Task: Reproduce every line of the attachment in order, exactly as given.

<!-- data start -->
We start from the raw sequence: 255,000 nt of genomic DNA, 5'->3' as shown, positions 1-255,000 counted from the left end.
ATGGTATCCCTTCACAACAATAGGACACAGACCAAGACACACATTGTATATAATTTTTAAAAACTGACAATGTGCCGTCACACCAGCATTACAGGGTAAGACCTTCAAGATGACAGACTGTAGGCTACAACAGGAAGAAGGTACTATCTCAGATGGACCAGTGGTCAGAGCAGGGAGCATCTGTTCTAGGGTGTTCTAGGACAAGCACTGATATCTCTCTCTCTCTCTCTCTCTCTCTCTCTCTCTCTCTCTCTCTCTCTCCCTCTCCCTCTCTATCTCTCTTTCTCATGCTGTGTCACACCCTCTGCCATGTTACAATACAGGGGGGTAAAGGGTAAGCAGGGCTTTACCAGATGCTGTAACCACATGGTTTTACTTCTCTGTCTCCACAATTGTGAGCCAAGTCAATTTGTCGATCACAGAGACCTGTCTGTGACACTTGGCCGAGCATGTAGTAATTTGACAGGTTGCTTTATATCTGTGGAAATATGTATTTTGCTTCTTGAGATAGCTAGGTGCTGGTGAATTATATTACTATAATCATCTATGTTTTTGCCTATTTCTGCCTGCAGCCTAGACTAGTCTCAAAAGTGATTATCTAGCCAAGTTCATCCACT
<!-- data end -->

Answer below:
We start from the raw sequence: 255,000 nt of genomic DNA, 5'->3' as shown, positions 1-255,000 counted from the left end.
ATGGTATCCCTTCACAACAATAGGACACAGACCAAGACACACATTGTATATAATTTTTAAAAACTGACAATGTGCCGTCACACCAGCATTACAGGGTAAGACCTTCAAGATGACAGACTGTAGGCTACAACAGGAAGAAGGTACTATCTCAGATGGACCAGTGGTCAGAGCAGGGAGCATCTGTTCTAGGGTGTTCTAGGACAAGCACTGATATCTCTCTCTCTCTCTCTCTCTCTCTCTCTCTCTCTCTCTCTCTCTCTCCCTCTCCCTCTCTATCTCTCTTTCTCATGCTGTGTCACACCCTCTGCCATGTTACAATACAGGGGGGTAAAGGGTAAGCAGGGCTTTACCAGATGCTGTAACCACATGGTTTTACTTCTCTGTCTCCACAATTGTGAGCCAAGTCAATTTGTCGATCACAGAGACCTGTCTGTGACACTTGGCCGAGCATGTAGTAATTTGACAGGTTGCTTTATATCTGTGGAAATATGTATTTTGCTTCTTGAGATAGCTAGGTGCTGGTGAATTATATTACTATAATCATCTATGTTTTTGCCTATTTCTGCCTGCAGCCTAGACTAGTCTCAAAAGTGATTATCTAGCCAAGTTCATCCACT